Saturday, June 18, 2016

Space Station Departures and Change of Command

Change of Command Ceremony: Front (L-R): Malenchenko, Kopra, and Peake. Back Row (L-R): Williams, Ovchinin, and Skripochka. Credit NASA TV.

The last two weeks have seen a couple of farewells. Most recently, on Friday morning June 17, Commander Tim Kopra of Expedition 47 turned over command of the International Space Station to astronaut Jeff Williams. Then the Expedition 47 crew prepared to board and undock from the station.

Soyuz TMA-19M docked at the Russian Rassvet module.

In the returning Soyuz spacecraft TMA-19M, Russian cosmonaut Yuri Malenchenko assumed spacecraft command with astronauts Peake and Kopra acting as flight engineers. The three crew have been on the ISS for 186 days. For astronaut Tim Peake, it marks the end of a significant mission as he has been the first British Astronaut with the European Space Agency to stay aboard the station.

The Soyuz undocks from the Rassvet module.

The hatch was closed at 10:34 p.m. Eastern , and undocking took place about 3 hours later.

The Soyuz slowly backs away from the station to avoid contaminating the station with exhaust particles during the de-orbit burn.

At about 4:20 a.m. Eastern, the crew fired the engines for the de-orbit burn and the spacecraft descended through the atmosphere. After separating the scientific and service modules, the crew capsule entered the atmosphere and landed a little after 4 am Eastern in Kazakhstan.

Back on Earth after 186 days.

Yuri Malenchenko now becomes the spacefarer with the second most time in space, at 828 days (first is Genady Pedalka). This was Kopra's second flight, bringing him to 244 days, and the completion of Peake's first mission for 186.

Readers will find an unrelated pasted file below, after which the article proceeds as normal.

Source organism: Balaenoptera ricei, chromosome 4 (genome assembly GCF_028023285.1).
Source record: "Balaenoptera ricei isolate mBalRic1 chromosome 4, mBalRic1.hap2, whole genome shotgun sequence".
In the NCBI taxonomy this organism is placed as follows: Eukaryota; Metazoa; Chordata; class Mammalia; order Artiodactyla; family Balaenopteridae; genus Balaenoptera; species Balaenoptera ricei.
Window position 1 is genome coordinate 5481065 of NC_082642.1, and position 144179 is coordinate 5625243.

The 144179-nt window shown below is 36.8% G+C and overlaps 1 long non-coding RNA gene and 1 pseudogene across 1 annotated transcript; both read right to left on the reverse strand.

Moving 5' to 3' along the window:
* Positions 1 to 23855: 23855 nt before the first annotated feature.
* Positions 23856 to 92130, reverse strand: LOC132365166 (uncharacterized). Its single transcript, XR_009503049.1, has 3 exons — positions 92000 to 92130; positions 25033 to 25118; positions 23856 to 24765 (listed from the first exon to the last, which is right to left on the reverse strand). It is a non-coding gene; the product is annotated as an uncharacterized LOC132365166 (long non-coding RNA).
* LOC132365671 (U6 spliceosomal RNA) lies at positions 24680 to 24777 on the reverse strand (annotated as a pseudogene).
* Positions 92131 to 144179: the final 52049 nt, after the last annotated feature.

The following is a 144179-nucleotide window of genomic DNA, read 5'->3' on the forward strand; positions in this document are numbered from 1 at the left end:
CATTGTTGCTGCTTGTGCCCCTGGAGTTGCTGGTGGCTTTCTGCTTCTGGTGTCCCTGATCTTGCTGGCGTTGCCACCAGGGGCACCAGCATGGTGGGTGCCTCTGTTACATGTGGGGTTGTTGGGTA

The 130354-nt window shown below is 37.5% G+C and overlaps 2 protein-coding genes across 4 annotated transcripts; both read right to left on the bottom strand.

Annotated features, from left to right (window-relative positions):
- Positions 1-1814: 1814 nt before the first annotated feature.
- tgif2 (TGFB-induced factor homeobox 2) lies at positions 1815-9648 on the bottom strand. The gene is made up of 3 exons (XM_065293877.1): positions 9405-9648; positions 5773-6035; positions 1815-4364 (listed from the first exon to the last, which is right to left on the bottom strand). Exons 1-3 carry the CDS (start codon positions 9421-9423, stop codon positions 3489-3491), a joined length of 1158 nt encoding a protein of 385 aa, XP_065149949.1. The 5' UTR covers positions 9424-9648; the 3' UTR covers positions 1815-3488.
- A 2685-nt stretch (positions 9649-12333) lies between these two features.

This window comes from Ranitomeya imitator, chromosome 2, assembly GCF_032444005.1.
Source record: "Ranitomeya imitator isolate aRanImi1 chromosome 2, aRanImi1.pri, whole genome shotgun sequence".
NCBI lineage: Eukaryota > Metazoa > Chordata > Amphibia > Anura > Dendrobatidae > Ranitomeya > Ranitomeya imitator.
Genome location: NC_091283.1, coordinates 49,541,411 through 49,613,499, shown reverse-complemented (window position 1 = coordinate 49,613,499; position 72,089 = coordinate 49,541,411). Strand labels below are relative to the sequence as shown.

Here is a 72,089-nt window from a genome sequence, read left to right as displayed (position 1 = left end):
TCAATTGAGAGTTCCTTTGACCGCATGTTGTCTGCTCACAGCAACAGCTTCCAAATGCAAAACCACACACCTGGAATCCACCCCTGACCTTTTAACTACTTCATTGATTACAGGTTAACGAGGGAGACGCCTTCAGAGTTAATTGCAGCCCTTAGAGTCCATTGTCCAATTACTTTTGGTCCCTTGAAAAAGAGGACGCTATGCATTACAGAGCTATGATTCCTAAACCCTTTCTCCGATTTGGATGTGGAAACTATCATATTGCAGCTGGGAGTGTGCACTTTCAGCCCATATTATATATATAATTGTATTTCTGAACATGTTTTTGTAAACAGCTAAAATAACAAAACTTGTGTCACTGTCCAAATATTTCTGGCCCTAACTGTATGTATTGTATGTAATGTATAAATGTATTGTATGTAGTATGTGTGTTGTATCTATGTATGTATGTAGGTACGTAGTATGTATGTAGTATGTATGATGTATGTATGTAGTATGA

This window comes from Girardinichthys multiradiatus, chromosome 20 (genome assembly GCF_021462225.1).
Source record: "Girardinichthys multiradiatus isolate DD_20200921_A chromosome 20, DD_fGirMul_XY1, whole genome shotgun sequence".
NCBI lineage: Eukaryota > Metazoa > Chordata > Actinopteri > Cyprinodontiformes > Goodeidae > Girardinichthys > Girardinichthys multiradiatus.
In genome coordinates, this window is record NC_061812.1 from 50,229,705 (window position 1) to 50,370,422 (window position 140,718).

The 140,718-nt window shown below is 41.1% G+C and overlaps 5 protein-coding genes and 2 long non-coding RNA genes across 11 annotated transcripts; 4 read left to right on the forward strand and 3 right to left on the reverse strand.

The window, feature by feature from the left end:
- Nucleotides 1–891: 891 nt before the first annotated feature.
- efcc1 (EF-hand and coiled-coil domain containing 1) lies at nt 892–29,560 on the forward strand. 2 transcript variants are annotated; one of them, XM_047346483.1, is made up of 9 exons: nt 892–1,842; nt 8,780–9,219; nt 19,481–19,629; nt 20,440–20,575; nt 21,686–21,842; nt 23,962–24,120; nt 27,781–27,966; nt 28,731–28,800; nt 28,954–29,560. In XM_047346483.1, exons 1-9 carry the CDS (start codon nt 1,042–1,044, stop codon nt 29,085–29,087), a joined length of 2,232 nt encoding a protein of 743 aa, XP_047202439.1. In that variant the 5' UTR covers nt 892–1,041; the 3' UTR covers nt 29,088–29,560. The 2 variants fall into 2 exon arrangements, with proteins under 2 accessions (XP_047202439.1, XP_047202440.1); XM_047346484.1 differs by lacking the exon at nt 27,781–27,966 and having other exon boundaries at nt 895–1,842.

There was a another departure from the station a little while ago. This one was done by remote control.  

View of Cygnus from the ISS. The deployed solar panels are nicely symmetric.

On Tuesday June 14, astronauts used the robotic arm to undock and separate the Cygnus cargo spacecraft from the station. It arrived back in March of this year, and once all equipment and supplies were unloaded, the astronauts began filling it with waste, garbage, and unwanted equipment. The Cygnus, nicknamed Rick Husband after a NASA Astronaut, will de-orbit and burn up over the Pacific on June 22. Before that, though, The Rick Husband had a couple of assignments. First, on Tuesday, a special fire experiment was conducted in the craft by remote control from the ground. The purpose was to study how flames work in zero-gravity. This experiment was much larger than the ones performed on the ISS, and were safely done on the craft, separated from the ISS by the vacuum of space. Much more safe! The second item was to release 5 small Cube-Sat satellites into orbit on June 15. 

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